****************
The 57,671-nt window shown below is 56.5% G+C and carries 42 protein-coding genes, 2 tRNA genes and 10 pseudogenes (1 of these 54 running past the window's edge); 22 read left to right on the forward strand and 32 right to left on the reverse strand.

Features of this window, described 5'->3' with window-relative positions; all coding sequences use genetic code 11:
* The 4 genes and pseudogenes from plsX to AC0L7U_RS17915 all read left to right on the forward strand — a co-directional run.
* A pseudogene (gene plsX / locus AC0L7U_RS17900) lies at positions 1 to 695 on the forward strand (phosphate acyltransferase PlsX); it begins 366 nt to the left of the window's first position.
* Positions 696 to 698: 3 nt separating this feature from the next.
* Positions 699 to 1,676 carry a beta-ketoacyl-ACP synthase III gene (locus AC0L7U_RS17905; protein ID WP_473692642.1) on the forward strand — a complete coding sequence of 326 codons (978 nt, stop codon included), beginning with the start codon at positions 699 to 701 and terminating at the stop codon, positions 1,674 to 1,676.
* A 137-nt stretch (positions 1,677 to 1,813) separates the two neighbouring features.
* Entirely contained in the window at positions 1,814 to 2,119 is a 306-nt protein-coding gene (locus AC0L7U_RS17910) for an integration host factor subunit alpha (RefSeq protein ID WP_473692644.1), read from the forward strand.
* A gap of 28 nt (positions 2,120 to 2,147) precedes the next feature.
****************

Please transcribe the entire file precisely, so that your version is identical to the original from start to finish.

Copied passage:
The 57,671-nt window shown below is 56.5% G+C and carries 42 protein-coding genes, 2 tRNA genes and 10 pseudogenes (1 of these 54 running past the window's edge); 22 read left to right on the forward strand and 32 right to left on the reverse strand.

Features of this window, described 5'->3' with window-relative positions; all coding sequences use genetic code 11:
* The 4 genes and pseudogenes from plsX to AC0L7U_RS17915 all read left to right on the forward strand — a co-directional run.
* A pseudogene (gene plsX / locus AC0L7U_RS17900) lies at positions 1 to 695 on the forward strand (phosphate acyltransferase PlsX); it begins 366 nt to the left of the window's first position.
* Positions 696 to 698: 3 nt separating this feature from the next.
* Positions 699 to 1,676 carry a beta-ketoacyl-ACP synthase III gene (locus AC0L7U_RS17905; protein ID WP_473692642.1) on the forward strand — a complete coding sequence of 326 codons (978 nt, stop codon included), beginning with the start codon at positions 699 to 701 and terminating at the stop codon, positions 1,674 to 1,676.
* A 137-nt stretch (positions 1,677 to 1,813) separates the two neighbouring features.
* Entirely contained in the window at positions 1,814 to 2,119 is a 306-nt protein-coding gene (locus AC0L7U_RS17910) for an integration host factor subunit alpha (RefSeq protein ID WP_473692644.1), read from the forward strand.
* A gap of 28 nt (positions 2,120 to 2,147) precedes the next feature.